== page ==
Would more money close our education gap?

Unfortunately, nationwide academic tests tell us that California’s 6 million K-12 school students rank near the bottom in achievement vis-à-vis those in other states.

In the National Assessment of Academic Progress (NAEP) testing, for example, California’s fourth-graders rank lower than those in 45 other states and in reading, lower than kids in 39 other states.

Reading, math and other vital skills are especially lacking among Latino and black students, creating a long-standing “achievement gap” that appears to be wider in California than elsewhere.

In recent years, the state has not only increased overall school spending by about 50 percent per student, but has specifically aimed additional billions of dollars at closing the gap through the Local Control Funding Formula.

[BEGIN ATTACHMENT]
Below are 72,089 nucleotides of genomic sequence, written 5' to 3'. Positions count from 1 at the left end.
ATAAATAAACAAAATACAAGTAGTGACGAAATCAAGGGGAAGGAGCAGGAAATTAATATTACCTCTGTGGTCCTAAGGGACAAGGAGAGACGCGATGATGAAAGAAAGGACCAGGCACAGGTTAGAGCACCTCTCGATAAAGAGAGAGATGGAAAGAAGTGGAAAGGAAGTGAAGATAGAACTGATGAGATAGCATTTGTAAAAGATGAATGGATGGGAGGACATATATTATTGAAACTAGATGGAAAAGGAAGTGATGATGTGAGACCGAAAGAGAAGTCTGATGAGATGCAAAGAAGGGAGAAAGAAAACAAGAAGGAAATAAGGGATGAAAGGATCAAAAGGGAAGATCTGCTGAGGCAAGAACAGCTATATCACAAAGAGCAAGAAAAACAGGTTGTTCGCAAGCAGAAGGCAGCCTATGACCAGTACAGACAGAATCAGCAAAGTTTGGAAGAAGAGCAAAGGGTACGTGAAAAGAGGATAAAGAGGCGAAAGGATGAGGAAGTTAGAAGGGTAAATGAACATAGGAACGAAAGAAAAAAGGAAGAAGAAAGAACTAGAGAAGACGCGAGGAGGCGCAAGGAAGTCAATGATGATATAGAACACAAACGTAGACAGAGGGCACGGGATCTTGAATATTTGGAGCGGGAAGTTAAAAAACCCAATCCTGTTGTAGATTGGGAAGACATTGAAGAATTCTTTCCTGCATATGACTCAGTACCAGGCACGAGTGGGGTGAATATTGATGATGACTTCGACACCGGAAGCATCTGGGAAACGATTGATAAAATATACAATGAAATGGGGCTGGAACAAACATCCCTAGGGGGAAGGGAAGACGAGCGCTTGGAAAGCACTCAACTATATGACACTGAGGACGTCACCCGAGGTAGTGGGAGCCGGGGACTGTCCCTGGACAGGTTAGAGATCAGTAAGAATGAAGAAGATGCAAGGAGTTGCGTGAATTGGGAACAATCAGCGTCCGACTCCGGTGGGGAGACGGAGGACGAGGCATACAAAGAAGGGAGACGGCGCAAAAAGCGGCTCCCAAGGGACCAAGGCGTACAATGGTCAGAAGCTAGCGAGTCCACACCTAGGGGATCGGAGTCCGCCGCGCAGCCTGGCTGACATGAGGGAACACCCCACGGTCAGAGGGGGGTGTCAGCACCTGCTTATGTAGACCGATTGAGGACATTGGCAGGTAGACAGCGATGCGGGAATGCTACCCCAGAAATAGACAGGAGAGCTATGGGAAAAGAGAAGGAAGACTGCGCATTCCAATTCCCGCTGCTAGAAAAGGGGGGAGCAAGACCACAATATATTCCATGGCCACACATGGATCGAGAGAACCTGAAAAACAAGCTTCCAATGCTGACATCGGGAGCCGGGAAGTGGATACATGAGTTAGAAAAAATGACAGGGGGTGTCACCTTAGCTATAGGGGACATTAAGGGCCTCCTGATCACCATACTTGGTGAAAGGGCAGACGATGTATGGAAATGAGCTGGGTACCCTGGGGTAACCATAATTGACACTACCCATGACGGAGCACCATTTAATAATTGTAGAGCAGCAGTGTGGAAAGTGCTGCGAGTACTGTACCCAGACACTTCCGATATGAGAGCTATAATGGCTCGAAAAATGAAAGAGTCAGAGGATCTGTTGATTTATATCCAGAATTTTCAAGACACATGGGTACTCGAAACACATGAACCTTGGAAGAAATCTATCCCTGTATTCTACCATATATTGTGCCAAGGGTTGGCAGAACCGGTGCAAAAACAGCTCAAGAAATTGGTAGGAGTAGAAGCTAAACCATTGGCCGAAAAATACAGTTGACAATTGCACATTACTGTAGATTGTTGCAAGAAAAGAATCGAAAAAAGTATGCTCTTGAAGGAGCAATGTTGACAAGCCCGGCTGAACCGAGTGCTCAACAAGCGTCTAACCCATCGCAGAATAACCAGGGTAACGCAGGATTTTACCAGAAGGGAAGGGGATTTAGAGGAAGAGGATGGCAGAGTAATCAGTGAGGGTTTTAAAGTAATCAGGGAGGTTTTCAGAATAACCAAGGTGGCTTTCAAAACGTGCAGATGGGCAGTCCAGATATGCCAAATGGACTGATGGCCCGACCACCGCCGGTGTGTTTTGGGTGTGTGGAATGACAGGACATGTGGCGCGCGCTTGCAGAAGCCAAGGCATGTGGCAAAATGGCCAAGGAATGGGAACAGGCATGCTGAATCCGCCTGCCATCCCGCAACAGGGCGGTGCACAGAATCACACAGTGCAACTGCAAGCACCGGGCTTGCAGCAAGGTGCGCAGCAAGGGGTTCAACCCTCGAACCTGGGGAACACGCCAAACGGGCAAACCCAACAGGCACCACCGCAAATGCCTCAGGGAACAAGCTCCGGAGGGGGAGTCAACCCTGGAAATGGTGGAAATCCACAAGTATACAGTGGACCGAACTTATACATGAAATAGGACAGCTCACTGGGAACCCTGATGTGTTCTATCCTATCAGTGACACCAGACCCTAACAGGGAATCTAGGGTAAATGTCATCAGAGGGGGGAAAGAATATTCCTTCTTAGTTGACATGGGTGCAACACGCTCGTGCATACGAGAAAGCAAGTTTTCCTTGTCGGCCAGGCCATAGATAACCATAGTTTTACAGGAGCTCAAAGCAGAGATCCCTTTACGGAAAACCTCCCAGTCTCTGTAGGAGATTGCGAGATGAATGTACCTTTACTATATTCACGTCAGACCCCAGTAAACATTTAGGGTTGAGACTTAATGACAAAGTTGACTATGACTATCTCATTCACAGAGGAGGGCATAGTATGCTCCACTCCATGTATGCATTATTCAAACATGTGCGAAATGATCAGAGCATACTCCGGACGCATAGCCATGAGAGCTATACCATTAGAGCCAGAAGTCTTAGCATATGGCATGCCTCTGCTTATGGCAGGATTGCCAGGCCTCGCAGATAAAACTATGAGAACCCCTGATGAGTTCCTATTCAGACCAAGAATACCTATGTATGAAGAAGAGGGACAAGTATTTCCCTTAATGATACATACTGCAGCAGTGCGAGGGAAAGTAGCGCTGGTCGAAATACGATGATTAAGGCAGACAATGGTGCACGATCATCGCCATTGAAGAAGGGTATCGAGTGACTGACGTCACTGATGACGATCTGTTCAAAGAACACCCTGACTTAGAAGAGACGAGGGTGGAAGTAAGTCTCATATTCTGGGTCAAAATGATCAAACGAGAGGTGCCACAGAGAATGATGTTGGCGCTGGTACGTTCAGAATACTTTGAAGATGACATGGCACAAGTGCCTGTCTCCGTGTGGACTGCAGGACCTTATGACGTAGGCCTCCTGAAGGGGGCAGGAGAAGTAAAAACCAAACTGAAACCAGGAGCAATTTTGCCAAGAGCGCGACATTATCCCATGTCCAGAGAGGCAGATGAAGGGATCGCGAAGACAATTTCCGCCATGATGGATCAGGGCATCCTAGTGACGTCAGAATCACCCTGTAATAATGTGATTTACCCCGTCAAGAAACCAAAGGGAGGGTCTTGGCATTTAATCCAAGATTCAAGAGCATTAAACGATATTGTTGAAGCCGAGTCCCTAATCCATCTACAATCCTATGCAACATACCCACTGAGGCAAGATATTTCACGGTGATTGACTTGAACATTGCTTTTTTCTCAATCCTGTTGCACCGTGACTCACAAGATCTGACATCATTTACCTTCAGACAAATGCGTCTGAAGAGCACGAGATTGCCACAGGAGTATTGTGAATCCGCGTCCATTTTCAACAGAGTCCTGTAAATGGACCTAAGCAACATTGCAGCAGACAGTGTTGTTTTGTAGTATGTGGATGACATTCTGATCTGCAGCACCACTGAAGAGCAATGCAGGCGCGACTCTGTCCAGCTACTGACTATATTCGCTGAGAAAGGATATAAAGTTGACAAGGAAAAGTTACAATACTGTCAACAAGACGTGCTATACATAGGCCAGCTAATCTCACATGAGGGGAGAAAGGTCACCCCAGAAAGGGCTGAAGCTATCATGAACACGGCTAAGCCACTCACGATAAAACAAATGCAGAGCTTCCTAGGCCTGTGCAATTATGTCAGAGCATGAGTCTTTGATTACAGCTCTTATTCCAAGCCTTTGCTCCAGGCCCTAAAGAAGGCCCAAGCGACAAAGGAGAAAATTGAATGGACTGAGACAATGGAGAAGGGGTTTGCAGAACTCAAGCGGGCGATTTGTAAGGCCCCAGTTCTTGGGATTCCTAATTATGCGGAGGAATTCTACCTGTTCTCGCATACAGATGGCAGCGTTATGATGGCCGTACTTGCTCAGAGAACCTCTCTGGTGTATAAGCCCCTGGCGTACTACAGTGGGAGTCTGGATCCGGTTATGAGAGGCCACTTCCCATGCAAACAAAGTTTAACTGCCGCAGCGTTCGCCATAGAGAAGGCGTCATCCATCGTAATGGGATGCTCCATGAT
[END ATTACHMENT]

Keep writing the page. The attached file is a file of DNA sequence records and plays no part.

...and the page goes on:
Nevertheless, the gap has continued, touching off acrimonious debate among educational factions over causes and cures.

. . . There’s also no certainty that spending tens of billions of dollars more on schools would close the gap.

No. 1 New York’s 4th-grade NAEP scores are virtually identical to those of California, which spends scarcely half as much. Idaho, which is No. 50 in spending, has scores as high or higher than both. Texas’ demographics are similar to California’s and spends less per pupil but has higher scores.

Money, it would seem, is not the simplistic cure-all for California’s educational crisis that many would have us believe.

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